Slavery remains one of the cruelest periods in humanity’s history. It caused many people’s deaths, destroyed families, and led to destitution. However, the fates of male and female slaves are rather different. Men and women used altered ways of resisting slavery; in particular, females manipulated their reproductive abilities.
Harriet Ann Jacobs described the inhuman conditions of slave life in an autobiographical story Incidents in the Life of Slave Girl. The difficulties she faced while being a slave were similar to those experienced by other enslaved women. Additionally, living conditions of male slaves were significantly different from the existence of female ones. Kenneth Morgan in his article Slave Women and Reproduction in Jamaica described British African-Caribbean females’ lives and drew attention to the fact that almost all of them had problems with creating a self- reproducing population. In the late 18th century, half of the slaves on sugar plantations of Jamaica were women. Harsh working conditions and dietary inadequacies which included epidemiological factors such as infectious diseases caused stillbirth and premature birth. Additionally, Harriet Jacobs described sexual harassment by her master Dr. Flint. Nevertheless, her refusal to obey and the protest against slavery resulted in the birth of two children not fathered by Dr. Flint. Jacobs wrote: “The influences of slavery had had the same effect on me that they had on other young girls”. She wrote that these effects “had made her prematurely knowing, concerning the evil ways of the world”. The young woman deliberately calculated her actions as a method of fighting against slavery, but Jamaican females used reproduction as resistance to the oppression in a different way.
The lives of male slaves were rather easier than those of enslaved women. Frederick Douglass and Olaudah Equiano were enslaved men who described their life experiences in books. Douglass stated about his life as a slave that: “Crying for joy, and singing for joy, were alike uncommon to me while in the jaws of slavery”. He described the conditions of slave life, the unpunished murder of a slave and constant beating. Later, Frederick Douglass supported the Anti-Slavery Convention and fought for the abolition of slavery as a public person. Equiano became a free African American citizen earlier than Douglass, and he also struggled against slavery as a famous writer. Still, neither of these men was a victim of sexual crimes unlike the enslaved women.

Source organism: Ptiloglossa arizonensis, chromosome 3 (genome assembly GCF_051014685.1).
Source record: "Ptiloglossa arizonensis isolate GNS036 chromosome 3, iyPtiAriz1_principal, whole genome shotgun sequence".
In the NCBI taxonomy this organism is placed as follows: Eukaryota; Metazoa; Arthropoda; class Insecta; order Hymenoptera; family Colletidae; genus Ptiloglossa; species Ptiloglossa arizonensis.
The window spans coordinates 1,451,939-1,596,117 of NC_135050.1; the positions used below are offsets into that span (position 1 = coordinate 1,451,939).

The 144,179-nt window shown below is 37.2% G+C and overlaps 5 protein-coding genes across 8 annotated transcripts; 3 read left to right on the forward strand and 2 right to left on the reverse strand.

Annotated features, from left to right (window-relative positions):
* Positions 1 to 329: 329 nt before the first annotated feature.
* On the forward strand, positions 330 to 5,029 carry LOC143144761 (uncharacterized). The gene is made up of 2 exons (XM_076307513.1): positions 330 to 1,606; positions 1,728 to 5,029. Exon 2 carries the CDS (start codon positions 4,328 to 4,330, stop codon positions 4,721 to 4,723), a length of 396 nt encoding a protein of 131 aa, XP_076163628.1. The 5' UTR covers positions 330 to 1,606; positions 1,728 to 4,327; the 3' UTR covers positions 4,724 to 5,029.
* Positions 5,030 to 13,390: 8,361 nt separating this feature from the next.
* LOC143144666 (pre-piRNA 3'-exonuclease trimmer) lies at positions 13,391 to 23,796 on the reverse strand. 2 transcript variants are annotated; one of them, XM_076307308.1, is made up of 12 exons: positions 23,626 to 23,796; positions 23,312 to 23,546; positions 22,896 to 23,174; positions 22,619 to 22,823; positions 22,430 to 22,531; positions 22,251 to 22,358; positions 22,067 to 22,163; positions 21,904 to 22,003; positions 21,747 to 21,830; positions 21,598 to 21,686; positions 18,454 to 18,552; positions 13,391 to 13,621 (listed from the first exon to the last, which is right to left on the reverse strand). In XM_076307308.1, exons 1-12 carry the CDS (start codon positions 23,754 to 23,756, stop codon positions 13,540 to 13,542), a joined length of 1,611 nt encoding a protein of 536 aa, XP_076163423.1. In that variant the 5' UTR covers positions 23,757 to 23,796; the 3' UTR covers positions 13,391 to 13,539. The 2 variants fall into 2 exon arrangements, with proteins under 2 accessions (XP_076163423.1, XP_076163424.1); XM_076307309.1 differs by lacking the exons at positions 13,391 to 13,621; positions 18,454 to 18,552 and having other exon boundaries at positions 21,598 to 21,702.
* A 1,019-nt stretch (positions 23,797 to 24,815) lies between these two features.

Enslaved women manipulated their reproduction as a way of fighting against slavery. They used infusions and different herbs for contraceptive purposes, and such plants as Aloe as abortifacients. Moreover, they consciously avoided pregnancy and took actions to terminate it including abortion and even infanticide. Therefore, female slaves played the main role in birth control and decided the fetus and the newborns’ fates. The hard work on sugar plantations, physical punishment, and poor nutrition caused infringements of menstrual cycle and a high level of spontaneous miscarriages and stillbirths not only in Jamaica, but also on cotton plantations of the Antebellum South. Schwartz writes: “Early in the 19th century, slaveholders looked to both heaven and Earth for answers to why childless women had not given birth.” Additionally, enslaved women’s lax morals resulted in prostitution, promiscuity and sexually transmitted diseases including syphilis, which, in turn, led to numerous stillbirths and miscarriages. It was an additional way for the women to control the reproductive function that remained the main form of protest against oppression.
In conclusion, male and female slaves had different ways of resisting slavery. The females suffered from the same difficult condition complicated by additional gender discrimination. Hence, enslaved women executed control over their reproductive system as the protest against oppression.
If the article was cognitive for you, proceed to read the best essay in the world on EssaysWorld.net. Most of the articles are written by Bella Stenberg, a professional writer.